By Gus Pearcy
The opening of a new park and expanding two existing properties are on tap for the next five years at the Hendricks County Parks and Recreation Department. The department, which runs McCloud Nature Park, the far western portion of the Vandalia Trail and a new park between Avon and Plainfield, is redefining the Comprehensive Master Plan for 2021-2025. The plan is necessary to apply for state and federal funding or grants.
Opening and continued development of W.S. Gibbs Memorial Park sits atop the list. The park is the department’s latest property in the southwest corner of Avon. Assistant superintendent Eric Ivie said plans including opening the park will open next year.
The park is on Gibbs Road between county roads 200 S and 350 S and has been on the parks department’s plans since 2010. The addition will be important for many reasons.
“For us to have a park that is centrally-located, both geographically and in relation to the population of Hendricks County, I think, is going to be real important for us,” Ivie said. “It’s also going to allow us to offer more recreation type activities. There are going to be a lot of features of the park that we’re not quite ready to release to the public, but they’re going to be pretty darn neat.”
Gibbs park will be more focused on recreation with plans for the department’s first playground.
Plans also include expanding the Vandalia Trail between Amo and Clayton. Ivie said the ultimate goal is to stretch the trail across the entire county as part of the National Road Heritage Trail. The former path of the interurban tracks is deemed a visionary trail by the State of Indiana.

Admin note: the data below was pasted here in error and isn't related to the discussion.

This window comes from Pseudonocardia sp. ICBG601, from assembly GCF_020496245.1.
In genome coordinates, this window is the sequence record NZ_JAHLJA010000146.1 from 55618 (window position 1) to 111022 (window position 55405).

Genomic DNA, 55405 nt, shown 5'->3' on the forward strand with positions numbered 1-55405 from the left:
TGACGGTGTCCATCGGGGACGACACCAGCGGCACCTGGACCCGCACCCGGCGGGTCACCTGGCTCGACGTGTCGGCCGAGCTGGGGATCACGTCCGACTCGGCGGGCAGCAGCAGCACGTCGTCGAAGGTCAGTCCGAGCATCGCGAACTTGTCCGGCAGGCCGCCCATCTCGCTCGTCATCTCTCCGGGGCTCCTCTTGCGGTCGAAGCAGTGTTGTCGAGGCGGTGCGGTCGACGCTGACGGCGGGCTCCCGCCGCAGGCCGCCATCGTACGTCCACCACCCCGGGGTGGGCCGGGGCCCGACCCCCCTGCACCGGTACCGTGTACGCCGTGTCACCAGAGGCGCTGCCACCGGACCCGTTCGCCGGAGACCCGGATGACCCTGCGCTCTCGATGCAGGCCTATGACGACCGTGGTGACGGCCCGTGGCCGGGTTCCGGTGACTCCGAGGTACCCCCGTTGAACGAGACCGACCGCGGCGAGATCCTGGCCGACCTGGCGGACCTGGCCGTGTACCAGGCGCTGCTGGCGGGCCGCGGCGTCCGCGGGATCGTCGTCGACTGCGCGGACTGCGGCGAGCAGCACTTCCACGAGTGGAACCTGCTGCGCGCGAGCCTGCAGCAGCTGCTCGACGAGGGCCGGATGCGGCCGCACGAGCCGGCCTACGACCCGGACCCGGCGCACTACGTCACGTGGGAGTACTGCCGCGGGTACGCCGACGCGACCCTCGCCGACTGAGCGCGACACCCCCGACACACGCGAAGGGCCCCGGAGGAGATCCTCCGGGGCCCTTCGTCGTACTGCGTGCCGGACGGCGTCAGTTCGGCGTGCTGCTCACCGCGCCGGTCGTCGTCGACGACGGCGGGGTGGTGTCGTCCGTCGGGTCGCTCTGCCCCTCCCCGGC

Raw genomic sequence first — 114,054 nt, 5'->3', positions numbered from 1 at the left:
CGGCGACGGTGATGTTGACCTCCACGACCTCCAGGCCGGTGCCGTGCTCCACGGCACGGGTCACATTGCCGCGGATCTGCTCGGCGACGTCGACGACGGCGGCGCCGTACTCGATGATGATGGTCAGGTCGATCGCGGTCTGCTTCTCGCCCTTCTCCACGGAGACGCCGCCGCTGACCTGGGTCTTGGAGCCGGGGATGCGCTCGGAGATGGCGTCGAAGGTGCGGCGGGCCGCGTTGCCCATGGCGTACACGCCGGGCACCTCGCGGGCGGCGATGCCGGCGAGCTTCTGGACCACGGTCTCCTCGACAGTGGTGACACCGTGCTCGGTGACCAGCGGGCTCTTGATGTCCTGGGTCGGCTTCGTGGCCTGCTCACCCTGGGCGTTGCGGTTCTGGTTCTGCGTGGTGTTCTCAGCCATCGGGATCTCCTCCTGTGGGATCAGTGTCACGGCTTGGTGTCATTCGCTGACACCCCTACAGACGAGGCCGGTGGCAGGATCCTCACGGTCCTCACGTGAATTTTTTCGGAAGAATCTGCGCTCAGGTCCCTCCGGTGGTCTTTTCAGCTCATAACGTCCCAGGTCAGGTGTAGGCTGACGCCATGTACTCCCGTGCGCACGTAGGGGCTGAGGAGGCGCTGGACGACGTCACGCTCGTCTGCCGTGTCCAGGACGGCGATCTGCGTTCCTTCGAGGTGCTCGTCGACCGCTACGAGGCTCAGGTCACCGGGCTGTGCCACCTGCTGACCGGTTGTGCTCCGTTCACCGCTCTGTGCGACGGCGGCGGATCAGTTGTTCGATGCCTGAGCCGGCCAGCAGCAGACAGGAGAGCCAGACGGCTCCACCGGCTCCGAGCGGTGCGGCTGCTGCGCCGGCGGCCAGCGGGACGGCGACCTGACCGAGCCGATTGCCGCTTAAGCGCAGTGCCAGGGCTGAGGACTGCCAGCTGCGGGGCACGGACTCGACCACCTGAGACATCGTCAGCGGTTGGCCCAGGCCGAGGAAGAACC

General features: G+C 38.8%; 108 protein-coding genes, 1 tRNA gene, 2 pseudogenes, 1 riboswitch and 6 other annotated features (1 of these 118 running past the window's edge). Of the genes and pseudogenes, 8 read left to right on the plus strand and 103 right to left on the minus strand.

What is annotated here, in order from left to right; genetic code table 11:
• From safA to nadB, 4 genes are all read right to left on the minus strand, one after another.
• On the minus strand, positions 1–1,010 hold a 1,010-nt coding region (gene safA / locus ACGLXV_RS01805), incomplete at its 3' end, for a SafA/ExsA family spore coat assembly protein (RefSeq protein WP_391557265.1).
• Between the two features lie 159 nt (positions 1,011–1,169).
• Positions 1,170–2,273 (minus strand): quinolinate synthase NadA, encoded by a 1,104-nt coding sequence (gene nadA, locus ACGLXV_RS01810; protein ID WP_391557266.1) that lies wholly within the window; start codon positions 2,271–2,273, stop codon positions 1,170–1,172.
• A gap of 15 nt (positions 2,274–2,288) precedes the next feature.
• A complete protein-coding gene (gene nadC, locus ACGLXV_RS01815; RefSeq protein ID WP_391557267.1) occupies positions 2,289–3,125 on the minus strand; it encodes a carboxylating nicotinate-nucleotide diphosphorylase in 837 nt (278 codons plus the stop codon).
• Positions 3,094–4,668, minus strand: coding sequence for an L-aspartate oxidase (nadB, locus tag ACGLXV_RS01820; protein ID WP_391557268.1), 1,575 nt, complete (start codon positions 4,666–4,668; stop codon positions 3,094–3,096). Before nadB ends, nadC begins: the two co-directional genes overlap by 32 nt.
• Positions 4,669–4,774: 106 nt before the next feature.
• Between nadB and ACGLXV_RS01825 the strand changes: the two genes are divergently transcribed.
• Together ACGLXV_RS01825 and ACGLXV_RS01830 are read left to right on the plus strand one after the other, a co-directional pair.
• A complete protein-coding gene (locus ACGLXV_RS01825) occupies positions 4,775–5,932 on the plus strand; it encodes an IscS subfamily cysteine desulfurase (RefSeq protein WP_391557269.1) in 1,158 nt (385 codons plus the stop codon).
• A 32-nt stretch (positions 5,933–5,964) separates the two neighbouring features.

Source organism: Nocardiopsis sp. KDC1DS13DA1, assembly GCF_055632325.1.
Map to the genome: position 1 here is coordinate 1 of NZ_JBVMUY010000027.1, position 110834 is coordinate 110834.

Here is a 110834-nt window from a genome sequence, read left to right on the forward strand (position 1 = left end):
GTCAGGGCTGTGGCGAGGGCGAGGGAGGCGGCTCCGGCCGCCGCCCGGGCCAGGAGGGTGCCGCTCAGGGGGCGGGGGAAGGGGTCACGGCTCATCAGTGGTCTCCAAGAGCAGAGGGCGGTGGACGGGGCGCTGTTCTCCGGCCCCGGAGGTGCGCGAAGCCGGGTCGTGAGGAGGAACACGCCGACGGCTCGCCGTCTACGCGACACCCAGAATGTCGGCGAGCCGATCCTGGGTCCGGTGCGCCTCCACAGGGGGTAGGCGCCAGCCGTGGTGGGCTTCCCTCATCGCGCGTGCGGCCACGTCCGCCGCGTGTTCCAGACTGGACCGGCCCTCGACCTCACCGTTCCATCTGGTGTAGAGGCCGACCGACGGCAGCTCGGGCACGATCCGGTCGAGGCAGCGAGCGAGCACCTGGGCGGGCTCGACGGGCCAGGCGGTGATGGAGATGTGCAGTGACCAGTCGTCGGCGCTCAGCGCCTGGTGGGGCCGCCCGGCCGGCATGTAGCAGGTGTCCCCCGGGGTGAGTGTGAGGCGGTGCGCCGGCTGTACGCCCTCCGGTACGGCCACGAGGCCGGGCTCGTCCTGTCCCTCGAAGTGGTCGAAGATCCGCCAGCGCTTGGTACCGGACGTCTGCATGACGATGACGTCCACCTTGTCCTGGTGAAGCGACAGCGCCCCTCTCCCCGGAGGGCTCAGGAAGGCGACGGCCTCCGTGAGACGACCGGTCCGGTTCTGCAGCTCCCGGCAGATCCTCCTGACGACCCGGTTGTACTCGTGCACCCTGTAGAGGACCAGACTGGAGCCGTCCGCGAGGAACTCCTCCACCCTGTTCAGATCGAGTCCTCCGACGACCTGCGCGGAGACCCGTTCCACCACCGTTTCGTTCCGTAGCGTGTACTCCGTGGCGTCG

“The vision is that it will be a trail that runs nonstop from Terre Haute all the way to Richmond,” Ivie said. “Our goal now is to expand eastward from Amo, eventually through Clayton and Cartersburg, and connect to Plainfield’s portion of the Vandalia Trail, and their portion runs all the way to the Hendricks-Marion County line.”
If that happens, Hendricks County will be one of the first counties to get that accomplished in Indiana, Ivie said, adding that land between Amo and Clayton has been purchased but more acquisition is needed.
McCloud, the system’s first and best-known park, will see some improvements, too. The plan calls for renovating a cottage on the property and investigating purchasing more land for the passive park.
A recent survey of 2,500 county residents helped open the department’s eyes, Ivie said. The rate of response ran 22%, which means the confidence level — compared to sampling every resident — was better than 91%. The response was supportive from the people who had gone to one of the parks, Ivie said.
“The No. 1 attraction at McCloud is the trails,” he said. “People are attracted to things that are at the park.”
People want to go to the parks on their own time and schedule and explore, rather than going for a specific event, he said.
“We did set single-month attendance records in April and May,” he added. “When everybody was coming out of the initial quarantine, they went to the parks. It was a great place to go and get some space, still get some fresh air and get out of the house.”